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Old 04-03-2010, 10:50 AM   #1
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7-pin trailer to TV questions

My 67 had the plug hardwired and I am replacing ALL the wiring on my trailer. The old plug and cord are weathered and need replacing anyways. How do the newer trailers connect to the tow vehicle? Pics anyone? I'm thinking that instead of a cord being hardwired, there would be a plug at both ends, one on the trailer and one on the TV. I did some searching and can't find pics of what I'm describing. I was hoping to find something similar to the Marinco for the trailer side of the hookup. Maybe there is nothing like I describe so will either have to make it or hardwire as originally done.
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Old 04-03-2010, 11:41 AM   #2
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Just went on ebay and found the trailer connector like used on my 77 Overlander.it is the female and the plug,you would need to connect the male to your 7 pin flat pigtail.Ebay # 350335411960.Hope this is what you are looking .Dave
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Old 04-03-2010, 12:19 PM   #3
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7-pin trailer to TV questions

Greetings SilverHoot!

Quote:
Originally Posted by SilverHoot View Post
My 67 had the plug hardwired and I am replacing ALL the wiring on my trailer. The old plug and cord are weathered and need replacing anyways. How do the newer trailers connect to the tow vehicle? Pics anyone? I'm thinking that instead of a cord being hardwired, there would be a plug at both ends, one on the trailer and one on the TV. I did some searching and can't find pics of what I'm describing. I was hoping to find something similar to the Marinco for the trailer side of the hookup. Maybe there is nothing like I describe so will either have to make it or hardwire as originally done.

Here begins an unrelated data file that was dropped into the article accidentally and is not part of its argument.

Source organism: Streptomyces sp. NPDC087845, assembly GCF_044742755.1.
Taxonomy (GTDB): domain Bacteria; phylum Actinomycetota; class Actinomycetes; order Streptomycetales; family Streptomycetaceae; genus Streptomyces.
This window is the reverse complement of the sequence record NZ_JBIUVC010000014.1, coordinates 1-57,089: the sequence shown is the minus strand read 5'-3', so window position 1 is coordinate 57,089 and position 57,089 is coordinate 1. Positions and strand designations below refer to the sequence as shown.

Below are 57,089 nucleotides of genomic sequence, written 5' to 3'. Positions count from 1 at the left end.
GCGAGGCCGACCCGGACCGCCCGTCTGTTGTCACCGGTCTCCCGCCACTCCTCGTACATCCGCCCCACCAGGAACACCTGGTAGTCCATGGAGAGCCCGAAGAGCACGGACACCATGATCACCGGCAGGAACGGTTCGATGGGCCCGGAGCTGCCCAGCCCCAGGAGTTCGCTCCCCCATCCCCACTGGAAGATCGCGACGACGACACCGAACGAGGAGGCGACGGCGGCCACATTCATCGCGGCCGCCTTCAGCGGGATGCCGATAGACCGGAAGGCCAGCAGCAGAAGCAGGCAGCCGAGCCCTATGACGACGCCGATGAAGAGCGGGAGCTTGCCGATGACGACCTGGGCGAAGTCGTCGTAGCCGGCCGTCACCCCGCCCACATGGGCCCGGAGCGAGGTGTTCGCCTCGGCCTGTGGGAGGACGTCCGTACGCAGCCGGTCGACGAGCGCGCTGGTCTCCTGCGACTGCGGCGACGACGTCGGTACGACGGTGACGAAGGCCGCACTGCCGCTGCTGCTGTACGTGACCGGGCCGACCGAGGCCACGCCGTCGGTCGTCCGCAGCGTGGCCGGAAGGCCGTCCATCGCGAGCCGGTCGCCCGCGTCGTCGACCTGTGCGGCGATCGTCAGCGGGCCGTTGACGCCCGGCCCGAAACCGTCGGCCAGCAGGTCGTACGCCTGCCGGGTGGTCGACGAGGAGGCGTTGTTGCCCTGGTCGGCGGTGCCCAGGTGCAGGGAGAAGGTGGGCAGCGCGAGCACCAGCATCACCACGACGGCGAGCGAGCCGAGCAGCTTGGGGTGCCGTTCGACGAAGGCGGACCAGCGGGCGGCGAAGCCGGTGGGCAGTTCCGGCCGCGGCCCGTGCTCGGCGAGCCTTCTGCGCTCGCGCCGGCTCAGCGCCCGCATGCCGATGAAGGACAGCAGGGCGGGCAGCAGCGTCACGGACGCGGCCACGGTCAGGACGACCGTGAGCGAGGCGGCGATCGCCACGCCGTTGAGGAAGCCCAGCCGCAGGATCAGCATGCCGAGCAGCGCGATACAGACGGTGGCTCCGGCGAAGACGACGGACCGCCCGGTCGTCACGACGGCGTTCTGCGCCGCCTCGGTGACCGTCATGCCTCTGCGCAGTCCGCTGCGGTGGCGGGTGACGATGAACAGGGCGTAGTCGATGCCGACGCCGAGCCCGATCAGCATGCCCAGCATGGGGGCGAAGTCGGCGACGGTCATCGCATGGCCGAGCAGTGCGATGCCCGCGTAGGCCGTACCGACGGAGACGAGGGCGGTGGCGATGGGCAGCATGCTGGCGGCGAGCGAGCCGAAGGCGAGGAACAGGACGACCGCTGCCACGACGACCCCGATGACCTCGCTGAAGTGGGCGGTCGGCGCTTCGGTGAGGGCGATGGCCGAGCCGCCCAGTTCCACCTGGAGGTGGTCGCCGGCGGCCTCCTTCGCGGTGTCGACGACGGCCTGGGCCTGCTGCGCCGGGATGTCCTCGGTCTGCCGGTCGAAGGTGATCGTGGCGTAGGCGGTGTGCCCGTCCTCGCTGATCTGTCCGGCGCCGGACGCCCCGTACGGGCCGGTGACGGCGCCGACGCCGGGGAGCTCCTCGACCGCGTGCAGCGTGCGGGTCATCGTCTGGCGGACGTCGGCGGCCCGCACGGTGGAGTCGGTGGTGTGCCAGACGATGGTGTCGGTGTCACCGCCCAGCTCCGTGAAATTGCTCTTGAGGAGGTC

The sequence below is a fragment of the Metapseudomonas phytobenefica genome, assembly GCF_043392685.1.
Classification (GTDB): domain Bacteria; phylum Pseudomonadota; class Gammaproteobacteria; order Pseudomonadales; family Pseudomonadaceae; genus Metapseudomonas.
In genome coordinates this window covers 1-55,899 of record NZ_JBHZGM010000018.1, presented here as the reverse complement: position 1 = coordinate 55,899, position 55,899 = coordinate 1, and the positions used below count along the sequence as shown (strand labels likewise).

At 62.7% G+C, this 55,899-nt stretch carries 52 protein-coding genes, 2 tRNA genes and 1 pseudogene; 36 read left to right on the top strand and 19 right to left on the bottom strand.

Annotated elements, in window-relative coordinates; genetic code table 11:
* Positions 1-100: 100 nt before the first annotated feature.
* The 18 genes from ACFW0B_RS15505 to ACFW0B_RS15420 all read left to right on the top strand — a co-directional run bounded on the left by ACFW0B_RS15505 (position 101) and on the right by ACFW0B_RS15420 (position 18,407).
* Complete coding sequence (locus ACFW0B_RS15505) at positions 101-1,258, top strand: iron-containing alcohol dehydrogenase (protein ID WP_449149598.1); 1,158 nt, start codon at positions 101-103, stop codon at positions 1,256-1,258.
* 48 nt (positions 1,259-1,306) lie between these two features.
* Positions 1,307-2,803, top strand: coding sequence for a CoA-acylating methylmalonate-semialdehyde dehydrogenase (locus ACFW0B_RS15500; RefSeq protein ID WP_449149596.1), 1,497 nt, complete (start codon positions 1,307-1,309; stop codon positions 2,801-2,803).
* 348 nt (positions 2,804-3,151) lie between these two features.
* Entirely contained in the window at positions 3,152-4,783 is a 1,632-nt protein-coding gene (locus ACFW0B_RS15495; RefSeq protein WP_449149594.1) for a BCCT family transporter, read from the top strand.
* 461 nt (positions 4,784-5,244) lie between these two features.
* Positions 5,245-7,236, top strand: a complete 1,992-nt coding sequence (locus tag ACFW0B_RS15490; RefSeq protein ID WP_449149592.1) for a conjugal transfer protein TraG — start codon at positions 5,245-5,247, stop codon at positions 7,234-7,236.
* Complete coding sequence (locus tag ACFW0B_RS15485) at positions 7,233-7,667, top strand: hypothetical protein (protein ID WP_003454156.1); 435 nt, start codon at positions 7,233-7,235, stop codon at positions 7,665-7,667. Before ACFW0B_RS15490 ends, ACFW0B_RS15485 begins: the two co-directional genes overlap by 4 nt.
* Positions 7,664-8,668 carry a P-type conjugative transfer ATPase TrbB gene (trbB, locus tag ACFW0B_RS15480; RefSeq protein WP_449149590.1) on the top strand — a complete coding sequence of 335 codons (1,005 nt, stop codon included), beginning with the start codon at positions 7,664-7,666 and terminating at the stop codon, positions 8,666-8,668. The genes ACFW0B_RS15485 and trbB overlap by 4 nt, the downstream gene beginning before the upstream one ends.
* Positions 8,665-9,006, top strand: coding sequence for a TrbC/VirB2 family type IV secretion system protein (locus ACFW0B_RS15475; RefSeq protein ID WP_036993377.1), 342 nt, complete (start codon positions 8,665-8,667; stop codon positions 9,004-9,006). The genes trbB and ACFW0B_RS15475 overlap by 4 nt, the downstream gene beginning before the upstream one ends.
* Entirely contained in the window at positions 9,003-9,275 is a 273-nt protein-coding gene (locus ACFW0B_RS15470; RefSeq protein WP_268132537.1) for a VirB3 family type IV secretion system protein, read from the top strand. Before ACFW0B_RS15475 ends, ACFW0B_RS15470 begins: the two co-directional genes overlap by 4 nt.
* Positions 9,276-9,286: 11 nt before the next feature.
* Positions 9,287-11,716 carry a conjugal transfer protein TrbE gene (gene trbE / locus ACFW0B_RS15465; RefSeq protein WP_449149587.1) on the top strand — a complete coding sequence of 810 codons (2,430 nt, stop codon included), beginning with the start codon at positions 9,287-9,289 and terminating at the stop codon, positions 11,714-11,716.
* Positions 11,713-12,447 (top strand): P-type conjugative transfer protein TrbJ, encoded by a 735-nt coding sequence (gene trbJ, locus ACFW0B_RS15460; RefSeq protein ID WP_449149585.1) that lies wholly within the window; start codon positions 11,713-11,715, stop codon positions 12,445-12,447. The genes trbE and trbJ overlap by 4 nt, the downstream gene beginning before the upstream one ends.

What you suggest has been used by Airstream beginning sometime in the 1970s. One of the biggest differences is that the connector cable wiring in the coaches with this feature is above the floor while I believe the '67 still had the junction box under the coach in the front curbside corner. The wiring can be re-routed from the junction box to achieve what you describe, but it will create two more junction points for possible corossion to develop. I looked into doing this on my '64 Overlander and decided to go with the original hardwire. The parts are readily available and I found them from the following sources:



Seven Conductor Socket (Heavy Duty Truck Type)
Two of these were needed - - one for trailer and one for tow vehicle



Seven-Conductor Coiled Cable Trailer Connector
One of these would be needed -- it inclues the molded-on connectors.

Both alternatives have their advantages and disadvantages. With the hardwired umbilical cord, the cable is always there and ready - - but also means that anyone with the correct tow vehicle end could possibly tow your coach away -- this method means that the connector is always exposed to the weather increasing the probability of corossion. With the separate umbilical cord, you have a little less exposure to corossion on the connector ends -- this method also allows you to keep the umbilical locked away making it much more difficult for a theif to tow your coach away.

Good luck with your investigation!

Kevin
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Old 04-03-2010, 12:45 PM   #4
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Dave and Kevin, thank you! I can move mine above the floor as is done on the later model Airstreams since I am completely rewiring and will have all interior panels removed. I need to see how it is done and then maybe I will have some more ideas on changing mine. Thanks!
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Old 04-03-2010, 05:16 PM   #5
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7-pin trailer to TV questions

I knew that there was a photo-illustrated thread that showed the interior and exterior sides of the trailer side of the connector. That thread can be found at:

Replacing Seven Pin Connector

I hope this thread helps to answer your questions.

Kevin
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Old 04-03-2010, 05:40 PM   #6
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Connector relocation

I am also interested in doing this on my '67. Silverhoot, When you get to yours please post pics and describe what all you needed to do to get this done. Thanks, Ed
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Old 04-03-2010, 09:25 PM   #7
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Ed,

Definitely will do, when I figure out what exactly I come up with. Have an idea, course all my ideas don't always work!
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